4. Snapper Jack

    Snapper Jack LawnSite Senior Member
    Posts: 525

    The economy is suffering all over with throat cutters flooding the market, Florida was especially hit hard in certain areas.Tampa and St.Petersburg seems to have a lot of wealth and with it comes the competition. It's beautiful there but oh man does it get extremely hot and humid :dizzy:
     
  5. scagman52

    scagman52 LawnSite Senior Member
    Posts: 354

    Down here in FL where I am there seems to be plenty of work but your not going to get rich. Average small lot gets you $20.00 per cut. Maybe $60.00 per month. You might be better off in NC. lol
     
  6. BrunoT

    BrunoT LawnSite Senior Member
    Posts: 741

    Corporations pay millions of dollars to consultants for this type of information. There are very rich men out there who made their money doing nothing other than telling companies which side of the road to put a store or a hotel on, what programs to run ads on on tiv, and why some people would make better customers than others. So while doing so on a smaller scale isn't worth as much, that doesn't mean it's worth nothing.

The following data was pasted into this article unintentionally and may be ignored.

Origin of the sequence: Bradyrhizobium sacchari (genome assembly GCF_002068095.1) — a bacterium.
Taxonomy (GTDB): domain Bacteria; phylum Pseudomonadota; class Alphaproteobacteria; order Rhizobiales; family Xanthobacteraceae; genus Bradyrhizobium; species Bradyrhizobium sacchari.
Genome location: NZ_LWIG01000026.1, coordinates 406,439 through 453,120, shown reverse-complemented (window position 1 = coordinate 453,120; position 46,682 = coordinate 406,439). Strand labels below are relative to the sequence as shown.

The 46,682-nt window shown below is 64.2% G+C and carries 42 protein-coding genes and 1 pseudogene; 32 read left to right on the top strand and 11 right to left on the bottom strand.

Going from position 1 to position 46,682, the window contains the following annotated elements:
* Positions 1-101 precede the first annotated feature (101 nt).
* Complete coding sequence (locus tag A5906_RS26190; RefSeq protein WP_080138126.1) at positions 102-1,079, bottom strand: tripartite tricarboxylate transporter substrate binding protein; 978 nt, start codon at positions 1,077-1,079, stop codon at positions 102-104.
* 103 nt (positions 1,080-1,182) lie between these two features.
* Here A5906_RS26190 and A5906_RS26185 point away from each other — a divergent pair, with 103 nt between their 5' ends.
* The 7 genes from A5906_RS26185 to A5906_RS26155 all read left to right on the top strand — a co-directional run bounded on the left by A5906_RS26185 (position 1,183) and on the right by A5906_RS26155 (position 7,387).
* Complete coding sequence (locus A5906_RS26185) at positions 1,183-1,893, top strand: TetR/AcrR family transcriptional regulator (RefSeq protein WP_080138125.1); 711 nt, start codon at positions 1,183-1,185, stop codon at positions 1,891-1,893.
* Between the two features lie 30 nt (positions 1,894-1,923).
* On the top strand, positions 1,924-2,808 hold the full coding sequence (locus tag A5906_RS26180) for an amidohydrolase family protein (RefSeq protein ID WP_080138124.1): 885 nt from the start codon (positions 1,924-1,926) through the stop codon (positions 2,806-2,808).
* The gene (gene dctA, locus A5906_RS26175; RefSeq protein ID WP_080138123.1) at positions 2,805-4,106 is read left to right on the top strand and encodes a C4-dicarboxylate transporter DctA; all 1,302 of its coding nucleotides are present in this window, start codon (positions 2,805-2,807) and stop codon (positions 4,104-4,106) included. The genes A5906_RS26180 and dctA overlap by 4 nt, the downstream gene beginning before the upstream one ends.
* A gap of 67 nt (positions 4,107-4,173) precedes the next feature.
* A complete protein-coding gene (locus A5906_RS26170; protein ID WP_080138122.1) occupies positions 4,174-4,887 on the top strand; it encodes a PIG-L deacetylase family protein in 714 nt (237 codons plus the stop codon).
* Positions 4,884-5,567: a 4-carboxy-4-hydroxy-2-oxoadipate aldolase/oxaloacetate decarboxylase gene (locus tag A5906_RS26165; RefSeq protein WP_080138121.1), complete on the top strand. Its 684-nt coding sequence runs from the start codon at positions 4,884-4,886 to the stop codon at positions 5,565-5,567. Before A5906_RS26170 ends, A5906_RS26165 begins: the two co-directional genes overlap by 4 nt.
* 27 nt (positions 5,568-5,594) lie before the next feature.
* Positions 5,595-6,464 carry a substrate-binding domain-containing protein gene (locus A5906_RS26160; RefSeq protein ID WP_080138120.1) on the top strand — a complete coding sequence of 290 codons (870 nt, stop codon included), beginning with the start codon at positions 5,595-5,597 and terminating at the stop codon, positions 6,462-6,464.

It takes a special sort of clueless rube to just give that information out for free, especially when he's dolling it out to anyone on the internet who can find this thread, many of whom may well be his direct competitors soon.

    Unless of course one subscribes to the theory that we're all socialists now and they're entitled to our hard-won experience for free. I guess if one grew up in a generation that sees nothign wrong with stealing music and games on the web, this is at least asking first and a step in the right direction.

    Call up Apple and ask them to tell you how to design an Ipad and all the code involved. I'm sure they'll be happy to share that. Because hey, they don't want to be called selfish do they?
     
  7. Good point. I guess I'll need to figure out a way of discerning which markets would likely be more profitable than others based on demographic information (i.e., I'm guessing income levels, the local unemployment rate, the size of the age 14-30 population, the population density and the price of the competitors for a "standard lawn" would be relevant variables.), and then test each market.
     
  8. Richard Martin

    Richard Martin LawnSite Fanatic
    Posts: 14,700

    Nah, don't send him here. The pay sucks and the competition is fierce.
     
  9. dishboy

    dishboy LawnSite Platinum Member
    from zone 6
    Posts: 4,008

    I think this is universal. You can change climates , but changing market conditions is not going to happen IMO.
     
  10. Wherever you go, go where people have money. I live in an extremely affluent area of south Florida with a lot of old wealthy money, big estates, etc. We have accounts(residential homes) of 2k+/mo. You can go to other areas of Florida where you will probably struggle being an LCO. Go where the $$ is!
    Posted via Mobile Device